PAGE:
Thursday, April 16, 2015

Officer cannot appeal adverse excessive force verdict

The jury ruled for the plaintiff in this excessive force case against a Nassau County police officer. The officer then sought judgment as a matter of law (which would vacate the verdict) on qualified immunity grounds, arguing that "Officer Rogich is entitled to ... qualified immunity when his version of events is credited." The district court denied the motion and the officer took up an appeal before the court could even award damages. The appeal is dismissed because the officer is not allowed to pursue an appeal like this.

The case is Taylor v. Rogich, decided on March 30. Normally, you cannot appeal a district court ruling or verdict until all issues in the district court are resolved, including damages. An exception to that rule applies when the officer seeks qualified immunity, which shields him from suit if his actions were objectively reasonable. But even that exception has exceptions. You cannot take up an interlocutory appeal "to the extent that the denial [of qualified immunity] involves only a question of evidence sufficiency," i.e., the jury can see it my way and not the officer's way. That rule applies in the summary judgment world, and the Court of Appeals extends it to post-trial appeals under Rule 50.

The exception to the exception applies here. The officer's appeal is premature because he frames the issue as a factual dispute on the evidence that the jury was not entitled to (and did not) adopt. The Court of Appeals ruling does not tell us what happened in this case, but this comes from the district's post-trial ruling:

On September 26, 2009, Rogich, a member of the Bureau of Special Operations (BSO), participated in the arrest of the defendant.  Prior to the arrest, Rogich had been advised that plaintiff was wanted on a parole warrant and for questioning in connection with a homicide, and that he might be armed and had threatened his parole officer. Immediately prior to the arrest, a group of BSO officers, driving unmarked vehicles, surrounded plaintiff’s vehicle as he was leaving a residence in Hempstead, NY. Rogich and his partner were in a silver Jeep Grand Cherokee SUV which pulled in front of plaintiff’s vehicle when plaintiff had stopped at a stop sign. It was undisputed at trial that Rogich fired three shots at plaintiff. Each time, he aimed for “center mass,” meaning the plaintiff’s chest. All three struck plaintiff’s vehicle; one passed through the windshield and struck plaintiff in the stomach. The third shot fired lodged in the passenger door of plaintiff’s vehicle.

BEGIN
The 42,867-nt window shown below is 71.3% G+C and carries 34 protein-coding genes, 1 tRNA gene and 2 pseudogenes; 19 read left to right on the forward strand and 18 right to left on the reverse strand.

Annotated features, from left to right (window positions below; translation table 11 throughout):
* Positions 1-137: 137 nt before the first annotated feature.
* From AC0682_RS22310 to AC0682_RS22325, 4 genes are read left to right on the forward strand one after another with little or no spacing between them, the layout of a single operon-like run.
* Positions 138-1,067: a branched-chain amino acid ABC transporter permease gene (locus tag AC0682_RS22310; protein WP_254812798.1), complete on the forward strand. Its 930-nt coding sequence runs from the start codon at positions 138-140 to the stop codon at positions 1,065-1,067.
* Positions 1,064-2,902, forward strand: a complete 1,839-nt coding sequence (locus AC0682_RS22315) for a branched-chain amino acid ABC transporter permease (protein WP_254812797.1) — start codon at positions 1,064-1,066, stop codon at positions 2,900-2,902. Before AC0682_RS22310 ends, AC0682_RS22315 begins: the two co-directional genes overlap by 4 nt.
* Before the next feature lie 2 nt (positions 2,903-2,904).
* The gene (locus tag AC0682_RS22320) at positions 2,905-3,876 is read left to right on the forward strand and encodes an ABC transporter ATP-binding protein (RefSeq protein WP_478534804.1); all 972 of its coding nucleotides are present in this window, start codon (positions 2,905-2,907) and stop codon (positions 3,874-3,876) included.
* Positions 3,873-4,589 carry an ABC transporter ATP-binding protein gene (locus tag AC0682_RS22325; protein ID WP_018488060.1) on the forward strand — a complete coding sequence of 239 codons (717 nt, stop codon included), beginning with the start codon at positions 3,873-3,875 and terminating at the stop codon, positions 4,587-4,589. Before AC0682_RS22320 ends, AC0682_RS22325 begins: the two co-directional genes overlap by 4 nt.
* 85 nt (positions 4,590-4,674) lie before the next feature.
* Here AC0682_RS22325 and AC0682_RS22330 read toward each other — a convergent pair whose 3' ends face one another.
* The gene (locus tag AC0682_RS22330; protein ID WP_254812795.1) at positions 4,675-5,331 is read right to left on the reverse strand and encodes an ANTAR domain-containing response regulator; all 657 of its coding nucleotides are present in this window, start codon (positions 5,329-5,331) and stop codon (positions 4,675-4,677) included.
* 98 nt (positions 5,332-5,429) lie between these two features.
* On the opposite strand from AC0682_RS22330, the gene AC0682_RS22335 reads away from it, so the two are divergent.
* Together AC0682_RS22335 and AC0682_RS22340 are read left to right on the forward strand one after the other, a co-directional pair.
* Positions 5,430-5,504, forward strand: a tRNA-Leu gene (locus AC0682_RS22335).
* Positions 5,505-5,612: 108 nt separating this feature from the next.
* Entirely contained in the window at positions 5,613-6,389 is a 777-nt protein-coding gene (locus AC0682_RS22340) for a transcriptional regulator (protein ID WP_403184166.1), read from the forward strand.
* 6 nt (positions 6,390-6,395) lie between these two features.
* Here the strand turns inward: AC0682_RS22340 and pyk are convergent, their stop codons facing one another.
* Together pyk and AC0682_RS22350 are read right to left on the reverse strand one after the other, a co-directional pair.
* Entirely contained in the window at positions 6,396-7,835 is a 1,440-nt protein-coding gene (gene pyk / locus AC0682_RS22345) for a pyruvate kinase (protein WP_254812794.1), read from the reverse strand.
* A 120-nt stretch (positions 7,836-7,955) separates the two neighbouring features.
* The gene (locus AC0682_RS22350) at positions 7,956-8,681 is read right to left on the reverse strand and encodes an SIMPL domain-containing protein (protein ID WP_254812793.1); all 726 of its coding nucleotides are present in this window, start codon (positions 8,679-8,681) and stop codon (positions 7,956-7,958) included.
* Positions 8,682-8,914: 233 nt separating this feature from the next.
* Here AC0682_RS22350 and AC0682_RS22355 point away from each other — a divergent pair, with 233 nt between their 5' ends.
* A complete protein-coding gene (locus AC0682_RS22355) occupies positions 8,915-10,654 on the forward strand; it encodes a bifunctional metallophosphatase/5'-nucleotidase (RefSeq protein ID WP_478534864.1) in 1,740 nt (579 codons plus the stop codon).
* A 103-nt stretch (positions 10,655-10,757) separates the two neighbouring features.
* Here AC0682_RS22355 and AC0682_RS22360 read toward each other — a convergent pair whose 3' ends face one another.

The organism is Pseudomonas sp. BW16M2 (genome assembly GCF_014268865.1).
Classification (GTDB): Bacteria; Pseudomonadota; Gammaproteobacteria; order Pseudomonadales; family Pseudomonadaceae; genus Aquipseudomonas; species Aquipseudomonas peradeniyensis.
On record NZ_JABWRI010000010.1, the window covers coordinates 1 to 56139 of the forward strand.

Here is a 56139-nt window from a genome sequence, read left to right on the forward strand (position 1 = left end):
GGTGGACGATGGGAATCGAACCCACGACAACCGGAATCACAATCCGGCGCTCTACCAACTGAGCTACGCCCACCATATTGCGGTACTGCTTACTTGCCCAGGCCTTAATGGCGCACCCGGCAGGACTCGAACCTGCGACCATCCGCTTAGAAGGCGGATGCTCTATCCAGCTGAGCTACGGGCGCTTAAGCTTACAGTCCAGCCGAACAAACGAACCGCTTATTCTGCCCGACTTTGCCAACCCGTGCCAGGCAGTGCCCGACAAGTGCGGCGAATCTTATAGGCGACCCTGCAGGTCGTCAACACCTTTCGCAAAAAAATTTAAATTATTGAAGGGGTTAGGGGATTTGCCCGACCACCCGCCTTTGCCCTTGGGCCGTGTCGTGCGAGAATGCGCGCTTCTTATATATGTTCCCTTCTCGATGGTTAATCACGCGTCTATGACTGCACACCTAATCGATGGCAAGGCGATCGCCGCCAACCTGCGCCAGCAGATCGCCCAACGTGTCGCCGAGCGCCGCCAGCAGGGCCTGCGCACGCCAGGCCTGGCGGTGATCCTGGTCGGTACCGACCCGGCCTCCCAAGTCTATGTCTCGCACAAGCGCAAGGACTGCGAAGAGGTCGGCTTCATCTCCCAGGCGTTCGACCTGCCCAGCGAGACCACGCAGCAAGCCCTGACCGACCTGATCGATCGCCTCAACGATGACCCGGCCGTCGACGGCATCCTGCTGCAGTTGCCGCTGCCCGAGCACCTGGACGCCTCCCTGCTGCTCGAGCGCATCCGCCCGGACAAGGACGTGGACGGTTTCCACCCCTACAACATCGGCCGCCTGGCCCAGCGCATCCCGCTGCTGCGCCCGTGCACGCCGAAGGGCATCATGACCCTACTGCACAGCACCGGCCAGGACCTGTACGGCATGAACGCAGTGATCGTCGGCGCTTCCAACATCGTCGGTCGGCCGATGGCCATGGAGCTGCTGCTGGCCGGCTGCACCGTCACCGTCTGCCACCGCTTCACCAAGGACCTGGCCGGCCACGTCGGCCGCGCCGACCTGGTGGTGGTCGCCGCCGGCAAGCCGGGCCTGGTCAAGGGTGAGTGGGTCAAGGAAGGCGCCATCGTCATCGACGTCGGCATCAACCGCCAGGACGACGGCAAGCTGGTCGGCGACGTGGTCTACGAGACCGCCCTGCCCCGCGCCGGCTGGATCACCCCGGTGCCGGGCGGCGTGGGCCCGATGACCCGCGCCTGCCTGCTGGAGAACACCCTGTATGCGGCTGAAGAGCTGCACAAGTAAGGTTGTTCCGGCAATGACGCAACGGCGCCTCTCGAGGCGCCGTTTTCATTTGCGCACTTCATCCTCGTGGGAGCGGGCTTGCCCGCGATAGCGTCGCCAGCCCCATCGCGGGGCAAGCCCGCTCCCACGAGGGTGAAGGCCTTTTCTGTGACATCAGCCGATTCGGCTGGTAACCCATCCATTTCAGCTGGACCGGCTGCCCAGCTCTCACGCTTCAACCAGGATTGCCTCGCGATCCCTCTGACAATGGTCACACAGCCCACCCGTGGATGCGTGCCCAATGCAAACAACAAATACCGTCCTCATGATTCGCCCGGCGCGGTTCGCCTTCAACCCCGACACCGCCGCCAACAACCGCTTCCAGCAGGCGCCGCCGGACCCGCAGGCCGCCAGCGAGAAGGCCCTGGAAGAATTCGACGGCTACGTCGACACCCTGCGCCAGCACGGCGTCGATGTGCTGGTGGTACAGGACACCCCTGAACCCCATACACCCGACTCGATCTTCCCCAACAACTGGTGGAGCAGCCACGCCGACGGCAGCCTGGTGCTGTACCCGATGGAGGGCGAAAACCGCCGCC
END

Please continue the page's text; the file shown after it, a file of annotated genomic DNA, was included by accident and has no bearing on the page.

While "Plaintiff testified that while he was stopped at the stop sign, the defendant fired the first shot while still inside the SUV," the officer "testified he got out of the Jeep before firing his weapon. He further testified that, once he was in front of plaintiff’s car, the plaintiff had backed up and 'charged' toward him. As such, Rogich testified, he fired because he believed it was 'the only way I could stop the car from running me over.'” Each side had some corroborating witnesses, but that is the conflicting evidence that underscored the officer's appeal. 

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